The Dog That Didn't Bark
Sherlock Holmes typically uses an innocent piece of evidence to solve a mystery. In the Adventure of the Silver Blaze, he observes a guard dog that doesn't bark when an intruder breaks into a private estate and concludes that the dog must have known the intruder was no stranger. The metaphor of "the dog that didn't bark" reminds us that even a silent dog can identify the culprit.<?xml:namespace prefix = o ns = "urn:schemas-microsoft-com:office:office" />
A couple weeks ago, opponents of so-called “globalization” planned a massive demonstration in <?xml:namespace prefix = st1 ns = "urn:schemas-microsoft-com:office:smarttags" />Miami to protest an international meeting of trade officials negotiating an agreement to expand free trade throughout the Western Hemisphere. The Palm Beach Post had reported in October that an estimated 100,000 protestors would descend upon the city. But by mid-November, the New York Times said protest leaders expected only 20,000 people on Miami streets. On November 21, the big show of "protest power" mustered 10,000 demonstrators.
Why did this dog not bark?
Protest leaders blame Miami city officials for creating a hostile environment that scared people away. Medea Benjamin of the protest group Global Exchange said the city's preparations reminded her of "a police state." Steffan Spencer of the Ralph Nader group Public Citizen complained to a reporter that the city refused to allow protesters to set up tents in Miami parks: "A lot of demonstrators can't afford hotel rooms," he explained. "Other major cities who have had these conferences have opened up their parks. Unfortunately, Miami is not following suit."
Sure. If only there were more campgrounds—or more cheap motels?—then the Miami turn-out would be higher. Tell us another one.
Heritage Foundation policy analyst Niles Gardiner has a better explanation. He points out that anti-globalization types are "a ragtag, disparate group" who share only one idea—“anti- Americanism." Lori Wallach, Public Citizen’s spokesperson on international trade, confirms Gardiner’s finding. She says protestors reject the American "empire" and claims that free trade negotiations represent America's "economic empire and military empire coming together."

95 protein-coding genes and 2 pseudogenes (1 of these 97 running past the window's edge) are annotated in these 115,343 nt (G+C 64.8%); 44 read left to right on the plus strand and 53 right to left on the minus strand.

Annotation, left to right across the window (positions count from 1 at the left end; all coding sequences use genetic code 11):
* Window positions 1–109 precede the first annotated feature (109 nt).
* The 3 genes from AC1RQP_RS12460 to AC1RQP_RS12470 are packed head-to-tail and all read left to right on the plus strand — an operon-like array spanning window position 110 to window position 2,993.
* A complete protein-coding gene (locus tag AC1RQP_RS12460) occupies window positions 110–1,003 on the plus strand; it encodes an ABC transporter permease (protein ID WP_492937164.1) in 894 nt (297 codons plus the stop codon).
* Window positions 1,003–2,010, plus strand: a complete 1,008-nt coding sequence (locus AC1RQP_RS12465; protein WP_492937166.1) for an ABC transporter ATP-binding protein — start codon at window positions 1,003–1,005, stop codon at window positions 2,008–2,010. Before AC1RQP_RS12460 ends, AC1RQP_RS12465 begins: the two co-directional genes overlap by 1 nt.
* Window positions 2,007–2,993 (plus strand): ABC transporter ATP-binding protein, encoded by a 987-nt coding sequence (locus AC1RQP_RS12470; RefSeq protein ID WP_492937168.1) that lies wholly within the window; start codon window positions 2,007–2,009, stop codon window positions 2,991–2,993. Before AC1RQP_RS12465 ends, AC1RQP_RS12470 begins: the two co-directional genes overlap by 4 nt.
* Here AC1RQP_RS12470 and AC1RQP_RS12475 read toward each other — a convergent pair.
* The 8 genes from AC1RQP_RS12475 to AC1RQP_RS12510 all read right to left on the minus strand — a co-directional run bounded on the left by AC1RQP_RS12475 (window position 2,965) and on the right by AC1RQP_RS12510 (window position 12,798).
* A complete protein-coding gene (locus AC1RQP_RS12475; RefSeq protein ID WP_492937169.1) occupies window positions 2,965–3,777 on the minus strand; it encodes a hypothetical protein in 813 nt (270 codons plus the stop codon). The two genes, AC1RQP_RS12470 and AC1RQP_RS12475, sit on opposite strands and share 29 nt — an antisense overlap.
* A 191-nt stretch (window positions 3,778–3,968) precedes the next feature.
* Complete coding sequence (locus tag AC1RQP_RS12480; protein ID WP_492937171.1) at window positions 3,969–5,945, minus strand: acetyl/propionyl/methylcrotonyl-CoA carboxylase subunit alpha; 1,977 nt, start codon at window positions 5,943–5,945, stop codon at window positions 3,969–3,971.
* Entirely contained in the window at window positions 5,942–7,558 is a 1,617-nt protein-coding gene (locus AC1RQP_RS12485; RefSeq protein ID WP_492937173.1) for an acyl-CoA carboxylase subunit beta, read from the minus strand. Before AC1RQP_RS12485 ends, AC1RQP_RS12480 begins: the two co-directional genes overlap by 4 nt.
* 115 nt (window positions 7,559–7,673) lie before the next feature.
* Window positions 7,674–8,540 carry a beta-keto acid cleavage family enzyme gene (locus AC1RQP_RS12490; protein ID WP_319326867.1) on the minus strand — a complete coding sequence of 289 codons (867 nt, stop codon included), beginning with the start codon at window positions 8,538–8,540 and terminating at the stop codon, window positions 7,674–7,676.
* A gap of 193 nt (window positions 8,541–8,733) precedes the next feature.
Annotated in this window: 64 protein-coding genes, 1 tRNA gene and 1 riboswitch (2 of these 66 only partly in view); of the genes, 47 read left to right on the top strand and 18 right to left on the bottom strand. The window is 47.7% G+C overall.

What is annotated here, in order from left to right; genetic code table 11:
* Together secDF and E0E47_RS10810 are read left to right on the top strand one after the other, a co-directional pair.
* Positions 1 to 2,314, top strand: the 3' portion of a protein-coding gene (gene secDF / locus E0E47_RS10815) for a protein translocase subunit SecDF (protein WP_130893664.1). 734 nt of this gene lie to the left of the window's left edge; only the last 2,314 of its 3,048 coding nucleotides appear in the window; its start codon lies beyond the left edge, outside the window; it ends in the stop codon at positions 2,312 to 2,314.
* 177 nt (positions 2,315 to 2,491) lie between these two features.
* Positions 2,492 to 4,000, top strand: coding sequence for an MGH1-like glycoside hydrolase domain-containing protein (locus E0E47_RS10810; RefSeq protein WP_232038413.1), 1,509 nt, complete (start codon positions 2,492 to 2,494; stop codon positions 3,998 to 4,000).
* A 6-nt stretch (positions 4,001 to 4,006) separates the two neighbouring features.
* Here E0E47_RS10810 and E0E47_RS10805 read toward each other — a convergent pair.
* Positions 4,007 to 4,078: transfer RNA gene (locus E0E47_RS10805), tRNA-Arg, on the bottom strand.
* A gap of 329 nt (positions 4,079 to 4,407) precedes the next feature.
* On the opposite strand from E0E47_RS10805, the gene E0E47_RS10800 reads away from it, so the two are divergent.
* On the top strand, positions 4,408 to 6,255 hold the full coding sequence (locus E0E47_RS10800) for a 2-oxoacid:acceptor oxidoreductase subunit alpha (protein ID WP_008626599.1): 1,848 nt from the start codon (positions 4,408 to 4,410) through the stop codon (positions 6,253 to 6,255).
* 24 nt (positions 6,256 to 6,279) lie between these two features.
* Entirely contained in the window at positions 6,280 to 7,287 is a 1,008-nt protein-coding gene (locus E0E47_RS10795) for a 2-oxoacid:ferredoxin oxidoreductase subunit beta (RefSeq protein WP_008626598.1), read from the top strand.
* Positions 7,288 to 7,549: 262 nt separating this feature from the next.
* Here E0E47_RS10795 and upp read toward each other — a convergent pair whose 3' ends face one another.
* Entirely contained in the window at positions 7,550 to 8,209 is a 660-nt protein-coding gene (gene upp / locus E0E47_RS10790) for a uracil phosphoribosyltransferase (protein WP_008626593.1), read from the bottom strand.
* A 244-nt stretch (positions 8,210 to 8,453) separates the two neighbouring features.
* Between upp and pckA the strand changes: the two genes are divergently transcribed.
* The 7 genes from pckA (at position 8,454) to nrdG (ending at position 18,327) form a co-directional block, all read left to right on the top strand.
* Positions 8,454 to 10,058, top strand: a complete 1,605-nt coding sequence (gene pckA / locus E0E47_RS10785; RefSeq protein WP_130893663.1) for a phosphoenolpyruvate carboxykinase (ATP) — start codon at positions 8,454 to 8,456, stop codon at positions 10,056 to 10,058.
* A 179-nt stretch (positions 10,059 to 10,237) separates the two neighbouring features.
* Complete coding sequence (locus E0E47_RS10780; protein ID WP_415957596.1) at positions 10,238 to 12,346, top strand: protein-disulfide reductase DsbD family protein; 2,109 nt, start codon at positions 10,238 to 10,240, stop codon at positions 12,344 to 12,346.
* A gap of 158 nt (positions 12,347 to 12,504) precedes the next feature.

That notion—that America today is an "empire" like ancient Rome or Persia—has claimed a hold on protesters’ imaginations since the 1960s. Slogans about America as an out-of-control "rogue power" or "empire" always draws radicals into the streets. With anti-war activity once again on the rise, talk about American "imperialism" has reemerged as a rhetorical device for stoking activist energies.
But there's one problem. Most Americans don't believe they live in an empire. Because it never enters their minds, average Americans—the people protestors say they want to reach—are unlikely to buy the argument. After all, an empire doesn't hold regularly scheduled elections to choose its leaders. It doesn’t offer its citizens a bill of rights or allow a free press—or permit protest demonstrations. America has all these things.
You don’t need a Ph.D. in political science to see that talk of "empire" won’t win Americans over to the alliance of environmental extremists and radical activists that makes up the anti-globalization movement. It's too far removed from reality.
That’s what explains the low turnout in Miami. It wasn’t anything the city did or the cost of hotel rooms. It was shrill anti-American rhetoric emanating from the platoons of tax-exempt 501(c)(3) non-profits that make up the anti-globalization camp. Their rhetoric couldn’t attract Americans to protest a free trade agreement. That’s why the dog didn’t bark.